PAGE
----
Sept 1 (Reuters) - The following were the top stories in The Wall Street Journal on Monday. Reuters has not verified these stories and does not vouch for their accuracy.
* Evacuations were in high gear Sunday as Hurricane Gustav bore down on the U.S. Gulf Coast, threatening to cut a devastating swath across the Gulf of Mexico's oil and gas infrastructure and to flood at least parts of New Orleans.
* Senator John McCain canceled the first day of his Republican National Convention, and his campaign made plans to turn the gathering into a giant fundraiser as they braced for the fallout from Hurricane Gustav. U.S. President George W. Bush and Vice President Dick Cheney both had earlier called off appearances.
* McCain's selection of Alaska Governor Sarah Palin, the first woman on a Republican presidential ticket, was a surprise choice aimed at picking up Hillary Clinton supporters. Conservatives hailed the move, but Palin's thin political resume could undercut the campaign's key theme of experience.
* Commerzbank (CBKG.DE) agreed to acquire Dresdner Bank from Allianz (ALVG.DE) in a $14.4 billion deal that will combine Germany's No. 2 and No. 3 banks by assets, creating a bulkier rival to compete with Deutsche Bank (DBKGn.DE).
* A Bank for International Settlements (BIS) study casts doubt on the accuracy of a key index that banks use to gauge their subprime-related losses. The BIS report also says global banks have been funneling more funds out of the U.S. than into it since market turmoil erupted in the summer of 2007.
* Treasury Secretary Henry Paulson is embroiled in emergency planning on ways to shore up Fannie Mae FNM.N and Freddie Mac FRE.N to avert a destabilizing jolt to the economy. Intervention scenarios range from buying preferred shares in the companies to various structures for lending.
* Lehman Brothers Holdings Inc LEH.N, trying to shore up its balance sheet, has settled on a structure that will allow it to offload billions of dollars in real-estate loans from its books. The Wall Street investment bank is still hammering out the final details and it isn't clear when a plan will be unveiled.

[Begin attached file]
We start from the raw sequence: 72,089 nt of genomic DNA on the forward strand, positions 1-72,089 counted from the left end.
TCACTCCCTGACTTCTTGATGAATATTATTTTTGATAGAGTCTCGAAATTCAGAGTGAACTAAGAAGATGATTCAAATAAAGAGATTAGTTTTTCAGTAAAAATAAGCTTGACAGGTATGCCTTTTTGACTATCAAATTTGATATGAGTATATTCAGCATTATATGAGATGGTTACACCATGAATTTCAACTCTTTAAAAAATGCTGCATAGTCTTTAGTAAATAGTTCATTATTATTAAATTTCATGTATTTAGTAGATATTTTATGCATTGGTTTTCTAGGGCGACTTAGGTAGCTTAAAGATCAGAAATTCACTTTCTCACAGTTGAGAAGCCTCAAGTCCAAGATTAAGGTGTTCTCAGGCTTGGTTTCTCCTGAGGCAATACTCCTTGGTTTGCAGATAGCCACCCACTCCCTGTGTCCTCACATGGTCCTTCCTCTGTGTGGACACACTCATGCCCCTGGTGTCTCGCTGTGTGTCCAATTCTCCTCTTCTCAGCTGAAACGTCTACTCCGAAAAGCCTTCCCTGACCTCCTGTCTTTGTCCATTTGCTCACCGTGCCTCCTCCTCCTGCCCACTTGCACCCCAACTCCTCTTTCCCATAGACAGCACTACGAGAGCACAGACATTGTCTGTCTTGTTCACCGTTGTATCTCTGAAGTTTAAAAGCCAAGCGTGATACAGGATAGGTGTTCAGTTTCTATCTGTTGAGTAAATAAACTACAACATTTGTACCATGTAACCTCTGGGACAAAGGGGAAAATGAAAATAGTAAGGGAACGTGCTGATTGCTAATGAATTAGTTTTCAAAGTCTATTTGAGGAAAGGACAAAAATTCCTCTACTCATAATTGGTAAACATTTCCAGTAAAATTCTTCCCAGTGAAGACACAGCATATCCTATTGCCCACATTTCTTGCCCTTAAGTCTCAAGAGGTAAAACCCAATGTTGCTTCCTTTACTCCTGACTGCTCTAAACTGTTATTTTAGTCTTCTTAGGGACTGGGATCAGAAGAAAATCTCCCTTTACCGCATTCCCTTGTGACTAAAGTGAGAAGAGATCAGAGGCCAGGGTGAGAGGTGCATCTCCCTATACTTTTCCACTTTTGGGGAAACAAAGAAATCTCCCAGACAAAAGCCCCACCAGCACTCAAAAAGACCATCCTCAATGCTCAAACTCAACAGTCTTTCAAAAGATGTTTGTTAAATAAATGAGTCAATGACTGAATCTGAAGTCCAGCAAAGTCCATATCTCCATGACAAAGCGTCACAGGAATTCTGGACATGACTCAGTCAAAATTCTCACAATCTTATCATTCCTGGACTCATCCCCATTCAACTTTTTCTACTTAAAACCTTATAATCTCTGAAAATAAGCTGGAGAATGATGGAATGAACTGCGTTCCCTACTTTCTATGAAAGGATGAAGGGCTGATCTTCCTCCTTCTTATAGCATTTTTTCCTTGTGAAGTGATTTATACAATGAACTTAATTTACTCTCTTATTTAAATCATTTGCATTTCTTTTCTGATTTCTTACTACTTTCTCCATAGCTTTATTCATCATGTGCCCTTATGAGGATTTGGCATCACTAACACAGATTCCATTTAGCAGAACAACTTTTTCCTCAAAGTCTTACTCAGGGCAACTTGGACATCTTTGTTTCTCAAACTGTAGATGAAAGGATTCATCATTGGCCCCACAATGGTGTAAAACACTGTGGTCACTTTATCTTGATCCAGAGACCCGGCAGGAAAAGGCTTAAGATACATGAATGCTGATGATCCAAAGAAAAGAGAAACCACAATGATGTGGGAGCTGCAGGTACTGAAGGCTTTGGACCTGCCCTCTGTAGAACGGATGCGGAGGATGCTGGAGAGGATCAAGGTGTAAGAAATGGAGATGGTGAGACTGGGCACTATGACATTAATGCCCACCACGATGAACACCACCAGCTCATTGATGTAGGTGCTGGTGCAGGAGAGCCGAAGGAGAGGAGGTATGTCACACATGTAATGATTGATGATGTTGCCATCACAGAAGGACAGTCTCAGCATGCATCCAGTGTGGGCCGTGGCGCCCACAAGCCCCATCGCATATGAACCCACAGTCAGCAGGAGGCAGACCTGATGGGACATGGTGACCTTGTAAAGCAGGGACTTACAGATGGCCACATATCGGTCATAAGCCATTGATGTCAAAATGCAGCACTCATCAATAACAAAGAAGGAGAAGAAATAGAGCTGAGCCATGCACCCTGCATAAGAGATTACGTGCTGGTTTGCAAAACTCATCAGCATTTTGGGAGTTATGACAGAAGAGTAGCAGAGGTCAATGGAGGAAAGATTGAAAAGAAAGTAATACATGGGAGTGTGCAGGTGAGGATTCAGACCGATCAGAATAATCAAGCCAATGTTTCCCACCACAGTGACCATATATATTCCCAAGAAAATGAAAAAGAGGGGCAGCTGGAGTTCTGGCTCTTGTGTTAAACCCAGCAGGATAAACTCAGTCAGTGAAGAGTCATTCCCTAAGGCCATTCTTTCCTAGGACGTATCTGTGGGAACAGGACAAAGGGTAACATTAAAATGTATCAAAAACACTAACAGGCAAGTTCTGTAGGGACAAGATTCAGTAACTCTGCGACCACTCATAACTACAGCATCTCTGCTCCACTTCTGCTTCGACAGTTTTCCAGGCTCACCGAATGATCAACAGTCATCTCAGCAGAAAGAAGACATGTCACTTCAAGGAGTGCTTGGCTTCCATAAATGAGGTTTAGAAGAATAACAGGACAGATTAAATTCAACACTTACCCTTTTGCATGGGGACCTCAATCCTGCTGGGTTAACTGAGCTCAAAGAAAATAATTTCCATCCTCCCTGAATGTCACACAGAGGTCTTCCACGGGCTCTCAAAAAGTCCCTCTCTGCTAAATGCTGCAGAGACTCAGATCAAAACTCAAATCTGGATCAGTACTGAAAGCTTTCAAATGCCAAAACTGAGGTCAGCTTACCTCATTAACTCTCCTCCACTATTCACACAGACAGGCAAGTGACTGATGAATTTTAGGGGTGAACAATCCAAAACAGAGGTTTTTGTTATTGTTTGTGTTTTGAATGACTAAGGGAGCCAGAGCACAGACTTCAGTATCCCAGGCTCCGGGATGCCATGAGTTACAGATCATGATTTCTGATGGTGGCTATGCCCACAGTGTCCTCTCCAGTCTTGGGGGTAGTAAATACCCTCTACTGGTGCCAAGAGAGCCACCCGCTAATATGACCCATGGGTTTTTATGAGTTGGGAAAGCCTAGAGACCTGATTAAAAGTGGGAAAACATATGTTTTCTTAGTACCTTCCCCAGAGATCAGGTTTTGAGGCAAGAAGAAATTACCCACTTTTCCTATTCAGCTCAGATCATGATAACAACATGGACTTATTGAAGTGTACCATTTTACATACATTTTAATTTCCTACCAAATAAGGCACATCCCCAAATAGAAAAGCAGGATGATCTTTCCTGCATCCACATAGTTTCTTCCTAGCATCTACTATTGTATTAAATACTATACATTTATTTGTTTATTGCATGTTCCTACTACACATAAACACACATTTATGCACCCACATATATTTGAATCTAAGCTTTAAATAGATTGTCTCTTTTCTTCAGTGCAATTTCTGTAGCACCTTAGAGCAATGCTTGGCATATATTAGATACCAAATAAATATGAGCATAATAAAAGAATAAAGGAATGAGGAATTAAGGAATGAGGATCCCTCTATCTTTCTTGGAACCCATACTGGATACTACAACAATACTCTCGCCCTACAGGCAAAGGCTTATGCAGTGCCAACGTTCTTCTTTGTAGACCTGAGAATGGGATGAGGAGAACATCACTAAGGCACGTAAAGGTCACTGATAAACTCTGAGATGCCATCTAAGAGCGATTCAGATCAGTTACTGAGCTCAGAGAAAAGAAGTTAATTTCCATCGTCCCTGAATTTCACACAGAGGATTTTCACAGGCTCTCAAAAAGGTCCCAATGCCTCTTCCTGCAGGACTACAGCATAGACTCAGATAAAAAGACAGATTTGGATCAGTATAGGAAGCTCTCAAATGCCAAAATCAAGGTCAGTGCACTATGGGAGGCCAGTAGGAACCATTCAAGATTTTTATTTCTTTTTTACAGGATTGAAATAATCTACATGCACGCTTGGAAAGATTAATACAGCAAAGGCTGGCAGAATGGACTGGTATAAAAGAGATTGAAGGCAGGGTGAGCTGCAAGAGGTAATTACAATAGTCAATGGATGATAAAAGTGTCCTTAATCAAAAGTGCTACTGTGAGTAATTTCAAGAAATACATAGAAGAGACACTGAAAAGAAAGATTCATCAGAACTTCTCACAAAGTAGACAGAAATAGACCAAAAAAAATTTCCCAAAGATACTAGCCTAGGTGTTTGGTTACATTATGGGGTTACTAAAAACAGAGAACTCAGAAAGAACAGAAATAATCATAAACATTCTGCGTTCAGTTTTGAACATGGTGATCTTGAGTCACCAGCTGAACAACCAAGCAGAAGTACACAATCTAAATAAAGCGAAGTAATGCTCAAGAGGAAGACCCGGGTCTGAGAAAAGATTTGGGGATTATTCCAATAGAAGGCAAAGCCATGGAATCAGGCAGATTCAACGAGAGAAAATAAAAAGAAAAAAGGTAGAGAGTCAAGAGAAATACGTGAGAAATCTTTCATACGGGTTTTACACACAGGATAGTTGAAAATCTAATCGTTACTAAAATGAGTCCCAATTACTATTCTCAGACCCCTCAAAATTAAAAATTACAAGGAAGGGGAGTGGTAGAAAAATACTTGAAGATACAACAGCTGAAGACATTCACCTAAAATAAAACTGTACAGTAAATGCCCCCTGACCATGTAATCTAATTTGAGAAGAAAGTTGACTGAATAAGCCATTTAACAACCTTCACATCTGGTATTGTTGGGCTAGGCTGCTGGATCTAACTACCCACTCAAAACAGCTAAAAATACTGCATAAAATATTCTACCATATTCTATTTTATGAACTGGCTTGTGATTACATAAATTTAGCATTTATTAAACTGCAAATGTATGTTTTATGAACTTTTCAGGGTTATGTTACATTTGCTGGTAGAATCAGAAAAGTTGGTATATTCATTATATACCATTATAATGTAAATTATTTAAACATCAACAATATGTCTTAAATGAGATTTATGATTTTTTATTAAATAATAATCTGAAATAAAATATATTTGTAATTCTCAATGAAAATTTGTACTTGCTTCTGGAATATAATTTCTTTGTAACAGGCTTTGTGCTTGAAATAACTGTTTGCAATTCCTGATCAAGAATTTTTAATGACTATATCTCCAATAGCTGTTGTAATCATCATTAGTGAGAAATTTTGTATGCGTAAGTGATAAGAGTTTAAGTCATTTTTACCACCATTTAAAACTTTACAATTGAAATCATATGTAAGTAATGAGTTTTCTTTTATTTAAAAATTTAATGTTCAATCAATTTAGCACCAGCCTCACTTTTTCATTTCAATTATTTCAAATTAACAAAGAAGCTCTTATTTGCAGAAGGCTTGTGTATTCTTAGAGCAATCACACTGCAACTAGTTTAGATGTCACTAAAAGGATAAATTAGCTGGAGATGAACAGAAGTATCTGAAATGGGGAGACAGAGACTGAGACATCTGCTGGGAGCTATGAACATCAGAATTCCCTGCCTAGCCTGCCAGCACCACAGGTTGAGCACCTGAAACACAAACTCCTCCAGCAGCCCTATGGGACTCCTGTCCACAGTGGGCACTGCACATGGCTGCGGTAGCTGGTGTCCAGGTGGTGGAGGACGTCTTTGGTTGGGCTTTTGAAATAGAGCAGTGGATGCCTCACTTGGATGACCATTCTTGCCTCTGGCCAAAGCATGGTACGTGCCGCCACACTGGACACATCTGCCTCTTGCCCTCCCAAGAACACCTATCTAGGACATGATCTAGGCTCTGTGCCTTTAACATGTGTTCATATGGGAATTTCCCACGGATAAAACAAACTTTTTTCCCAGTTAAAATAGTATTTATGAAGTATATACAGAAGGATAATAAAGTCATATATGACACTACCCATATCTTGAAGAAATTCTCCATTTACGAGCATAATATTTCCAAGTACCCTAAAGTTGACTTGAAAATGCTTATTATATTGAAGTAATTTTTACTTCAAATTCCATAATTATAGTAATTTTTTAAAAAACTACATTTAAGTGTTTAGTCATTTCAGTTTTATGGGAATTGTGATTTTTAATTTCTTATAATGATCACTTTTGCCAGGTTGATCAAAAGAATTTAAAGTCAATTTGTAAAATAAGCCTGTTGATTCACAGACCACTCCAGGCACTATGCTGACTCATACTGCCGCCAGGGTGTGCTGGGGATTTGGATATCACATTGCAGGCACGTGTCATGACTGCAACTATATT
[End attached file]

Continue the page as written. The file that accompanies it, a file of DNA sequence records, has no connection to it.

* Russia's claim that the U.S. orchestrated the conflict in Georgia has sharpened the superpowers' dispute. But despite close links with Georgia, the U.S. for years has found the relationship with Georgian President Mikheil Saakashvili difficult to manage.
* Thai Prime Minister Samak Sundaravej insisted he would not resign as antigovernment protests spread beyond Bangkok, forcing some regional airports to close and disrupting rail services.
* A 6.1-magnitude earthquake killed at least 32 people and injured scores more in China's southwestern Sichuan province. The region has been on edge since a May quake in northern Sichuan killed nearly 70,000 people.
* The U.S.-led coalition, Afghan government and the United Nations will launch a joint probe into last week's deadly raid in a village in the country's west, a top NATO official said.
* Hindus in Indian-controlled Kashmir ended two months of protests after the state government agreed to allow pilgrims temporary use of land near an important Hindu temple, an issue that triggered violence by both Hindus and Muslims.